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Misinformation presentation

November 30, 2012
By Daniel C. Mecklenburg

I always figured that among intelligent people, common sense might prevail over special-interest groups. However, we see how New York state can spend millions of dollars to make the state's land non-accessible to the average citizen during this time of local and national economic upheaval, or how one Tupper Lake summer resident and two other summer residents who have sold their property in the Adirondacks can join two out-of-"Park" extremist groups in an attempt to prevent a hundreds of million dollar project here in Tupper Lake which would vastly improve the ecology of our mountain and the economy of the area. How can this handful of people attempt to override numerous organizations' and countless individuals' letters of support, as well as an almost unanimous decision of the Adirondack Park Agency? How can our judicial system allow such nonsense?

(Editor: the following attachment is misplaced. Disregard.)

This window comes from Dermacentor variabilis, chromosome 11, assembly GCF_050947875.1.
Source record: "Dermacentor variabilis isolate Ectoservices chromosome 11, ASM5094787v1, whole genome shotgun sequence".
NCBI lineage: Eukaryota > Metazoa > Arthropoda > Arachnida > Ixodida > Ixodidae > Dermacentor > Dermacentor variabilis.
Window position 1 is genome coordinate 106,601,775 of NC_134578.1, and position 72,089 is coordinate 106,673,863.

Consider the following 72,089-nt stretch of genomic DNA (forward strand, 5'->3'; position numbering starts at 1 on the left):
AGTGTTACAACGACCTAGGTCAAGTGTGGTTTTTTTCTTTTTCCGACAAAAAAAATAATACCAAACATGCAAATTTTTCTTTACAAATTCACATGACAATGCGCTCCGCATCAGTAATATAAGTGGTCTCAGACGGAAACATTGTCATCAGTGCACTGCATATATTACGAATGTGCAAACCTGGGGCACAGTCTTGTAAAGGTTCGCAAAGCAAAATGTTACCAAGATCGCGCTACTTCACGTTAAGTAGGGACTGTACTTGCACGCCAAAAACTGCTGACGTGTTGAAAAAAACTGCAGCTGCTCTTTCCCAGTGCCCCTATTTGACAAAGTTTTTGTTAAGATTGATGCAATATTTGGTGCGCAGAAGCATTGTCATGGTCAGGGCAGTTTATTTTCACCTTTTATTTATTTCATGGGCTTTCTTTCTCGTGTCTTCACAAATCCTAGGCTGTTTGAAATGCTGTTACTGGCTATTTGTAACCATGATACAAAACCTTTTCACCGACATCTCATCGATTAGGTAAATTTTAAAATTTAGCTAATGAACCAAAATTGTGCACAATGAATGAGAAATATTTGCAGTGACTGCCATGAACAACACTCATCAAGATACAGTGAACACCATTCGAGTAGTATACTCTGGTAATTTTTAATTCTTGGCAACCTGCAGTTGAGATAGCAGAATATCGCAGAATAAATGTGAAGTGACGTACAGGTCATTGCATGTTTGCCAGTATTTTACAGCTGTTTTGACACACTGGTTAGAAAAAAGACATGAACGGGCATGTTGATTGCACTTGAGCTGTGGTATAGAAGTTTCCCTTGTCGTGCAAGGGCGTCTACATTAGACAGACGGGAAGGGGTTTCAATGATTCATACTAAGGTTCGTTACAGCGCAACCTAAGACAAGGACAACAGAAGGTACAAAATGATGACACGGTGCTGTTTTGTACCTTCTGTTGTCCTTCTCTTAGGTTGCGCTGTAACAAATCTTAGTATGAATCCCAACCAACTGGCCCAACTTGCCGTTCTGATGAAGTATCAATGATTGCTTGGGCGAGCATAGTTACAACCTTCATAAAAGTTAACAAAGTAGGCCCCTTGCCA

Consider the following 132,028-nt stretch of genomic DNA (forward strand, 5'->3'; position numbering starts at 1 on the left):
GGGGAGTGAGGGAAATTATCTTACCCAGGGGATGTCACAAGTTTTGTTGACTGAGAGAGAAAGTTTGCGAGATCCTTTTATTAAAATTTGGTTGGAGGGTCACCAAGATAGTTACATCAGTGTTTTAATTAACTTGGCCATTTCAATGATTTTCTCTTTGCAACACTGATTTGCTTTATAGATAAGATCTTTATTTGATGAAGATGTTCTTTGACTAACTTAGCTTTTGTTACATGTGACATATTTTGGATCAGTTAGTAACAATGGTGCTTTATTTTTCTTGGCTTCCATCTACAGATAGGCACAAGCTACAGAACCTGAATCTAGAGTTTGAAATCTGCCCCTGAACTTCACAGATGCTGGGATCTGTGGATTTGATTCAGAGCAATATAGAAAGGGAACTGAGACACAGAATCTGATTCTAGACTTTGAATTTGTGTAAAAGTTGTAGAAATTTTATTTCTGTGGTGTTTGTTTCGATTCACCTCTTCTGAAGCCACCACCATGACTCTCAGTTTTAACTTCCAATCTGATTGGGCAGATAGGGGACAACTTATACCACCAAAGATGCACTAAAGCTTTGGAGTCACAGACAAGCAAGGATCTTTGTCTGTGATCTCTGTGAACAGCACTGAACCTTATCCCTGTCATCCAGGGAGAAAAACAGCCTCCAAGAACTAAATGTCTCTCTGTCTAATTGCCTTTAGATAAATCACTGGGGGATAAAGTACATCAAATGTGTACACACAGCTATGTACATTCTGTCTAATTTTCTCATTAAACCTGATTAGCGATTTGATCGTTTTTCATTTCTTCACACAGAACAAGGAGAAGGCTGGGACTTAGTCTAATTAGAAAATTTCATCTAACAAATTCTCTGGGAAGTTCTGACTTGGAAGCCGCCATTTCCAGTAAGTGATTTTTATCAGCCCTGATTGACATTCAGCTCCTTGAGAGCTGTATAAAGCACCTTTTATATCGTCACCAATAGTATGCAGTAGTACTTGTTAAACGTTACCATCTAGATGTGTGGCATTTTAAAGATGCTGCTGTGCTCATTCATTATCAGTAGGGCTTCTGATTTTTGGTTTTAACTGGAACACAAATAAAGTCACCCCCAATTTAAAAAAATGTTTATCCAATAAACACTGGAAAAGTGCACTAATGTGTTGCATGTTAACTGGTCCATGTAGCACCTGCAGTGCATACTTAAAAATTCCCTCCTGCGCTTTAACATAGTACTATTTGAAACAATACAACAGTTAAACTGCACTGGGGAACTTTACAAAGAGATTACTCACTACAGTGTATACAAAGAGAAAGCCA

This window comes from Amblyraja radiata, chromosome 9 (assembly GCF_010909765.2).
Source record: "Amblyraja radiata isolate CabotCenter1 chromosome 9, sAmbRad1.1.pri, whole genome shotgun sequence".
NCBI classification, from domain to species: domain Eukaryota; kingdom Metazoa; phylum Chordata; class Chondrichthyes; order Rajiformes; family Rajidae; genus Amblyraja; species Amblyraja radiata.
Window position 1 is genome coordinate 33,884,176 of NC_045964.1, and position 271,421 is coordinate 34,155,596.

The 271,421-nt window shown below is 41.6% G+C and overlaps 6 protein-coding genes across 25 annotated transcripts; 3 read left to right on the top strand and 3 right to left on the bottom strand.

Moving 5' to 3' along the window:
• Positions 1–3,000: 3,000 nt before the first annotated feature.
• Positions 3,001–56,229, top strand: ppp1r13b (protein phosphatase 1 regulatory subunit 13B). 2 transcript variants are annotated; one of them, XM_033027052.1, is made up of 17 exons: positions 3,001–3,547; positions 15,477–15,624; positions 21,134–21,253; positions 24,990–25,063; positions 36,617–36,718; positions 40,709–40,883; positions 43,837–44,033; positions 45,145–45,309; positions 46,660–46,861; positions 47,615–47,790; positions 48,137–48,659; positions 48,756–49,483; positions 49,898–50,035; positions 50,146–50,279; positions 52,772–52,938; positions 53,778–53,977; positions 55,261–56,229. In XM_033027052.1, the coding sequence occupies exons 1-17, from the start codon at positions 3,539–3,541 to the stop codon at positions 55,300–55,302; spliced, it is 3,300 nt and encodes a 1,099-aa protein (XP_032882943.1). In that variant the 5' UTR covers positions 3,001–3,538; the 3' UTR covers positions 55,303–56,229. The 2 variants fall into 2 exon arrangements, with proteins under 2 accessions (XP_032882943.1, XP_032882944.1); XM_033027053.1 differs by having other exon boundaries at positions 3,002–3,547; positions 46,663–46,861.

On Monday, Nov. 19, my wife and I attended the village of Tupper Lake board meeting as enthused Adirondack Recreational Trail Advocates members presented their agenda to tear up the railroad tracks. We had heard the ARTA presentations at other times and found Hope Frenette and Chris Keniston much more practiced and refined in presenting their colored flip charts. It appeared that both actually believed the distortions and half-truths being presented in this bought-and-paid-for study.

It is my understanding that one or more wealthy property owners with the railroad tracks running through their backyards (who don't want increased traffic of trains, snowmobiles, walkers, bicycles, cross-country skiers, wheelchairs or anything else in their backyard) would like to have these tracks torn up. In Tupper Lake, I happen to have the "Brooklyn Cooperage Railroad" right of way run 1,000 feet across my property as part of its 7-mile logging spur, built in 1900 and shut down in 1904. Removal of these tracks in 1904 legally challenges this right of way.